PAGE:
Trade Declines in November

By at 9 January, 2024, 8:01 pm

by Raymond J. Keating –

Trade matters to U.S. entrepreneurs, businesses and workers, not to mention, of course, consumers.

Consider that in 1960, for example, U.S. real exports stood at 3.1 percent of real GDP, while in 2022, that had risen to 11.2 percent. Meanwhile, real imports registered 3.5 percent of real GDP in 1960, and that came in at 16 percent in 2022.

Indeed, from 1960 to 2022, the increase in real total trade (exports + imports) equaled 31.1 percent of real U.S. economic growth. And keep in mind that nearly every import into the U.S. is an input for a U.S. domestic business, while exports account for opportunities for American entrepreneurs, businesses and workers.

As for the latest trade numbers from the U.S. Bureau of Economic Analysis, exports in November 2023 declined by 1.9 percent compared to October, with imports falling by the same percentage. And there are in nominal dollars, i.e., excluding inflation. The goods data in the report offer real numbers, with real goods exports in November down by 2.3 percent and real goods imports off by 2.4 percent.

As for year-to-date numbers, exports (again, in nominal terms) grew by 1.0 percent compared to the same period last year, which would translate into a decline in real terms. And as for imports year-to-date, these were down by 3.6 percent, with the decline worsening after inflation is considered. Another important point to understand about imports is that they reflect the state of the domestic economy, that is, during periods of strong growth, imports also grow robustly, and during economic sluggishness or downturns, imports either stagnate or decline.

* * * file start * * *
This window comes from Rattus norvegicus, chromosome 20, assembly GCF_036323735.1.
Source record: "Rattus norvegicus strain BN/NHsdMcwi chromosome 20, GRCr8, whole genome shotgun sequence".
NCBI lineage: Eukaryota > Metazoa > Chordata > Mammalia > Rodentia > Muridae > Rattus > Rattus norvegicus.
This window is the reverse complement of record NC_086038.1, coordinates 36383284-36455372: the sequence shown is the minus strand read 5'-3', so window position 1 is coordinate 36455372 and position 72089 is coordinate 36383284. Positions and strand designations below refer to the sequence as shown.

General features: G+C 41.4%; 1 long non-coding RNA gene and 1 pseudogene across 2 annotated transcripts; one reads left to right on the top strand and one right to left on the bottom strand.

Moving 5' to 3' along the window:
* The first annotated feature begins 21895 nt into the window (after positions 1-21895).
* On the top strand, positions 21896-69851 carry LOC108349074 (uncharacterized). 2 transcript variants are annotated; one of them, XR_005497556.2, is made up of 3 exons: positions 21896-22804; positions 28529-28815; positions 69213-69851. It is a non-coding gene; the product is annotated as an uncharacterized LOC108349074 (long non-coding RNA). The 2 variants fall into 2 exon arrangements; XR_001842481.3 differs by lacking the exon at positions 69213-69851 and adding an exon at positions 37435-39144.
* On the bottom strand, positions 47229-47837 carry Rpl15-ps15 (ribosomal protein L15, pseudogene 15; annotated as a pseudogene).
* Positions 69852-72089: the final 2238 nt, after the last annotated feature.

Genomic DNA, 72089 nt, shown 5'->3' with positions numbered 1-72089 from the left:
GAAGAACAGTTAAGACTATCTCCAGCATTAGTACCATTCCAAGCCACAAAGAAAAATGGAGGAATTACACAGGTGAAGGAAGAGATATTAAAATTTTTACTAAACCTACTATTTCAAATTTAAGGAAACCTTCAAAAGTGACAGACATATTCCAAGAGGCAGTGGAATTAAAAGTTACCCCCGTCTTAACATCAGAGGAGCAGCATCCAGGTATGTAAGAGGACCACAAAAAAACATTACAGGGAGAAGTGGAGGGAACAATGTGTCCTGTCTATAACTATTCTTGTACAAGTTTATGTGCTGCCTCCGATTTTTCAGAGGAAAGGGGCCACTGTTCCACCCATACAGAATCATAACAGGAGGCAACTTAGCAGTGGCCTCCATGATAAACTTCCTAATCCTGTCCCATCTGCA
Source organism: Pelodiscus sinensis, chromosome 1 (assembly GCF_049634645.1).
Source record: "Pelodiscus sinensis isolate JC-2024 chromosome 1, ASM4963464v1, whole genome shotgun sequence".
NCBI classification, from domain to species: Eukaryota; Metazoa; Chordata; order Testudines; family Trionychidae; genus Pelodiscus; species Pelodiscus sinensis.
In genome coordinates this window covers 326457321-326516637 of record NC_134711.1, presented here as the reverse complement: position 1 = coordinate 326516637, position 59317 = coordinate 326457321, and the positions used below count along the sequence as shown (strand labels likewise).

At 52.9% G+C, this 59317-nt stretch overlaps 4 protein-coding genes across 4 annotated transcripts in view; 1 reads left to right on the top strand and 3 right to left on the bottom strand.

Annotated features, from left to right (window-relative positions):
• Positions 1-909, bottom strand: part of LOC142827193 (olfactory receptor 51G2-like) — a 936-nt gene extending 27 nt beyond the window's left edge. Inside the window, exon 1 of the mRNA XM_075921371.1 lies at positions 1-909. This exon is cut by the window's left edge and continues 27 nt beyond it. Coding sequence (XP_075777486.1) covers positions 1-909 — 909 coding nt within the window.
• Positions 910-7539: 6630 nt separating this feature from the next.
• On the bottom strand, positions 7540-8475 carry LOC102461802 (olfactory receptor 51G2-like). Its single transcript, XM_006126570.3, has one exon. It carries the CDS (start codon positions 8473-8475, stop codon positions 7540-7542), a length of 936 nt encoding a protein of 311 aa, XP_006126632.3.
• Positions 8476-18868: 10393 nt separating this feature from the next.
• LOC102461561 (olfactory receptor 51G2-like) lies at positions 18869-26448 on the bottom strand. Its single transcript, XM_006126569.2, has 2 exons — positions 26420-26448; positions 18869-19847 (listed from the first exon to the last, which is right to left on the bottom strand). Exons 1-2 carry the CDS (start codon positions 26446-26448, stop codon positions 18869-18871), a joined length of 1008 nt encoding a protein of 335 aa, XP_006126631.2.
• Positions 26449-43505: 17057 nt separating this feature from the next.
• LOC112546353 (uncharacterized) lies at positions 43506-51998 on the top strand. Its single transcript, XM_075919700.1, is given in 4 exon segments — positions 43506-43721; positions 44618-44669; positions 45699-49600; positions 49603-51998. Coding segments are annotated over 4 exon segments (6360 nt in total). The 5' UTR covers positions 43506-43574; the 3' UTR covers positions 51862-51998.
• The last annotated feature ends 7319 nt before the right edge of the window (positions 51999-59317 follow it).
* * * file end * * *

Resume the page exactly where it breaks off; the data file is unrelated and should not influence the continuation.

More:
So, the latest trade data offer a grim take on trade in November and through the first 11 months of 2023, which in turn works as a negative for the overall economy.

When will policymakers on both sides of the political aisle return to economic sanity on trade, and in turn, work to advance trade agreements that provide relief from governmental burdens, obstacles and costs? The longer the U.S. is stuck in an anti-free-trade mentality, the greater the toll on American entrepreneurs, businesses, workers and consumers.

Raymond J. Keating is chief economist for the Small Business & Entrepreneurship Council. His latest books on the economy are The Weekly Economist: 52 Quick Reads to Help You Think Like an Economist and The Weekly Economist II: 52 More Quick Reads to Help You Think Like an Economist.


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